A pandemic is a heck of a time to find yourself vulnerable. Good news, for once: insurers are still open for business. The underwriting process is different now and, as noted, you probably won’t need a home health exam. You will be asked questions, and your doctor may need to certify your health history and overall condition. These exams can be conducted by phone, video app, online or a combination of methods – standard procedure for 21st-century citizens.

A gentle warning: don’t tell any fibs. I revealed my shameful cigarette consumption for a reason: if there are skeletons in your trunk, flip up the latch, let them leap up. Honesty may cost you a few dollars in premiums, but fraud – and that’s what it is – tends to incite policy cancellation. Ouch, baby.

I’d bet bottom premium dollar that once the pandemic is whipped, retrospective checks may hit the insurers’ agenda. This is no threat: I’m merely your paranoid pal.

Shopping around is one of the golden rules of buying insurance, and with the range of providers available, nearly all online, you have rich choice for coverage, service and cost. There’s more good news: two-thirds of life companies have streamlined their underwriting to make buying life policies easier and quicker, in particular for larger coverage sums. They want your business and see a pandemic as hardly an excuse to avoid their customers.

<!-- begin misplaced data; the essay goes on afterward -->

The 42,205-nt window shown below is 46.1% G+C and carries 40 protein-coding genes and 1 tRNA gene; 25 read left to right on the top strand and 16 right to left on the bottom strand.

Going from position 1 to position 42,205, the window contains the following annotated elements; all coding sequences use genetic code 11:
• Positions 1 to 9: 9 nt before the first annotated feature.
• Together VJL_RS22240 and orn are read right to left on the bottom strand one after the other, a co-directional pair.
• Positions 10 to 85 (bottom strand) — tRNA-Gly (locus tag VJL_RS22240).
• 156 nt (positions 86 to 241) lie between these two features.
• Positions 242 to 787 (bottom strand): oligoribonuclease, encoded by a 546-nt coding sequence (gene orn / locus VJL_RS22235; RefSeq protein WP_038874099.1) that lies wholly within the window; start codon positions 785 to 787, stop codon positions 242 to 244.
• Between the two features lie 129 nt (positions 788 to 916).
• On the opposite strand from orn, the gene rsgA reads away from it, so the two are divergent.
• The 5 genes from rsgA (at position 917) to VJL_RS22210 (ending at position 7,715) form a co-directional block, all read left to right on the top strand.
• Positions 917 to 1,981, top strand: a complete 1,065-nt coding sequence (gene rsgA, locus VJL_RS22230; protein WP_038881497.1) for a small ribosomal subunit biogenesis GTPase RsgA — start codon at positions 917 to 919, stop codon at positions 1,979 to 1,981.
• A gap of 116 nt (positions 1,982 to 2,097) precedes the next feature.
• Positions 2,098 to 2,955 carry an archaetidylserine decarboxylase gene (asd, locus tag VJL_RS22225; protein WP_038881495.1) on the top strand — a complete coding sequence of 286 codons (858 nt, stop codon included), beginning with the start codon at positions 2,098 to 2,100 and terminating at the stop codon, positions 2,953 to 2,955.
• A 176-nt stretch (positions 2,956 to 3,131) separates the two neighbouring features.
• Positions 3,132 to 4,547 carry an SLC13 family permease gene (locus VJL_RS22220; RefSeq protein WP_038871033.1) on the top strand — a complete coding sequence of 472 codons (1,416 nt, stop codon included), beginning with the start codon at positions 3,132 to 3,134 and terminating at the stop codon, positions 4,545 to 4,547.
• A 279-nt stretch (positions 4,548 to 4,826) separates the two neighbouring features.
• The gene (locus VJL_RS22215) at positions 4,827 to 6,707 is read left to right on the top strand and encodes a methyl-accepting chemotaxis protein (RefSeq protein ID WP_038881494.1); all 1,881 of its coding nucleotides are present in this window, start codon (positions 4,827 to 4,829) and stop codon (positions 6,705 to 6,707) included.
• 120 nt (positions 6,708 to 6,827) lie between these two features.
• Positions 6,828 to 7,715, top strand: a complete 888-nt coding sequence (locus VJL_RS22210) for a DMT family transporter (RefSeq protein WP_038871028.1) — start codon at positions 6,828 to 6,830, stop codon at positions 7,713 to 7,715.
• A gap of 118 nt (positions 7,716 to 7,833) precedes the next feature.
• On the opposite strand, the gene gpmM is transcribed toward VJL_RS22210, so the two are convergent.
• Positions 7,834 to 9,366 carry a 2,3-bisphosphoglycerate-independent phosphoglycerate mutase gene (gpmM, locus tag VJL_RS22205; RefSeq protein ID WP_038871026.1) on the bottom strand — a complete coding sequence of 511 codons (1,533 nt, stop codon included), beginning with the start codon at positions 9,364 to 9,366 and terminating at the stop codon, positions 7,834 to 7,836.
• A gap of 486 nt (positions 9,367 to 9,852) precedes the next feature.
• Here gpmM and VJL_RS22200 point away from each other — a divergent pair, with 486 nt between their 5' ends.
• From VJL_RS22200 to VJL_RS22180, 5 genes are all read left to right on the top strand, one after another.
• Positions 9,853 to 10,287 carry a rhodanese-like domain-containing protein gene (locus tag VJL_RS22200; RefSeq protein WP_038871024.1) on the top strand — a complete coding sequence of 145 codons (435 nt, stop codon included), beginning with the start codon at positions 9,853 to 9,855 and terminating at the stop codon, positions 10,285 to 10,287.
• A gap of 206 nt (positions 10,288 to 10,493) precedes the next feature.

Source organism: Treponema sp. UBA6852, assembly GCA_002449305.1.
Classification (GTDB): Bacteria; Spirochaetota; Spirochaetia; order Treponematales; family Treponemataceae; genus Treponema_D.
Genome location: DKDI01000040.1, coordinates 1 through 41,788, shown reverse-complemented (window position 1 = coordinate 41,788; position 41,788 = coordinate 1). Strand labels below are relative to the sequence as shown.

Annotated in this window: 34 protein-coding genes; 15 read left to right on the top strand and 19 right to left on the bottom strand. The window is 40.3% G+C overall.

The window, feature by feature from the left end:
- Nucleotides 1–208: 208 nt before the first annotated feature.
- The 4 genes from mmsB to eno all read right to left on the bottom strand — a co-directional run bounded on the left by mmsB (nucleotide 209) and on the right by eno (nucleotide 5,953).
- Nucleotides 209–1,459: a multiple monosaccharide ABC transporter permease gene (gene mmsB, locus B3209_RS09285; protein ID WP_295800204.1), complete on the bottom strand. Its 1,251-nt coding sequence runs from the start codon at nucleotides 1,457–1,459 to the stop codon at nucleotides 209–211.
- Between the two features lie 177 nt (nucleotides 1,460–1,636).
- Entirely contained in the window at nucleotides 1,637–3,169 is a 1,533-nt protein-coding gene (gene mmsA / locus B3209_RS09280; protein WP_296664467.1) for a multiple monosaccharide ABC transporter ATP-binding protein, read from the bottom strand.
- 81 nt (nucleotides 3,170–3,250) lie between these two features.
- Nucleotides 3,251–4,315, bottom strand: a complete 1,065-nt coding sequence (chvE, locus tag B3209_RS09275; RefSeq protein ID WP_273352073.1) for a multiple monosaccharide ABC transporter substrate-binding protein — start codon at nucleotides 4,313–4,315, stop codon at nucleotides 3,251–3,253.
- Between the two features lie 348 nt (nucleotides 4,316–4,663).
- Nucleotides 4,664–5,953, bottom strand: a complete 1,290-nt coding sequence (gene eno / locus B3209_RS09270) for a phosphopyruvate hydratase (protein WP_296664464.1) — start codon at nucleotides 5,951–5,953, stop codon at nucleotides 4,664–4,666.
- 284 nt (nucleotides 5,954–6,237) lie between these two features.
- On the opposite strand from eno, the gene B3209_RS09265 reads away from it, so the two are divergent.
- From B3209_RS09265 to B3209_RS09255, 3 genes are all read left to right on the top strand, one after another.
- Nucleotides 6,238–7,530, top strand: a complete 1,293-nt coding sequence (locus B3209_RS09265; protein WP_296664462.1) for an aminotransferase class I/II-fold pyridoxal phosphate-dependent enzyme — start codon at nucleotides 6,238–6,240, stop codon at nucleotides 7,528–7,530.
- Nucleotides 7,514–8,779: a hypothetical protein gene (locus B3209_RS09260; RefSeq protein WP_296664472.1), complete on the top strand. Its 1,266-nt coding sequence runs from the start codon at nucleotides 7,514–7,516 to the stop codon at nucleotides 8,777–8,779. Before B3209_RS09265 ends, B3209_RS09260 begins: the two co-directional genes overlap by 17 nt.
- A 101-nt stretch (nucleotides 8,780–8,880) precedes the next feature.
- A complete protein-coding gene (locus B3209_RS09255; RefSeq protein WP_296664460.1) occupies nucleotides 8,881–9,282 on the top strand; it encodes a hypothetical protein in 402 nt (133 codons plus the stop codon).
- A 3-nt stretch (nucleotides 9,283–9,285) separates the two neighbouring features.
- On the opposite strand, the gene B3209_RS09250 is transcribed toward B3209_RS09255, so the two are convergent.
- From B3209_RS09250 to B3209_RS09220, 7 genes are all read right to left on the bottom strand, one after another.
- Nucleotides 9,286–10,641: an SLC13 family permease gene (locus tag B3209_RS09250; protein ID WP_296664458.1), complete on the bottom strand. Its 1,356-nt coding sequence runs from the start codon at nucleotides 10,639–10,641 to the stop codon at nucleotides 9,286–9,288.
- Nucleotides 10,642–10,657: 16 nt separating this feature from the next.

So jot down your list. Do you want term or permanent life? Use an online calculator – reputable insurers generally offer them – to estimate your needs and premiums. Then, talk to some human agents, who’ll be ready to help and tell you much more.

Riders to policies should be examined. I favor the waiver of premium rider: it keeps the policyholder insured if they’re debilitated by accident or illness. Long-term healthcare riders are popular today: the astounding cost of LT care, preferably administered at home, often in a nursing or other care facility, is on many minds. If you can afford this type of rider, I encourage it – it addresses the problem concretely and assuages a lot of worry.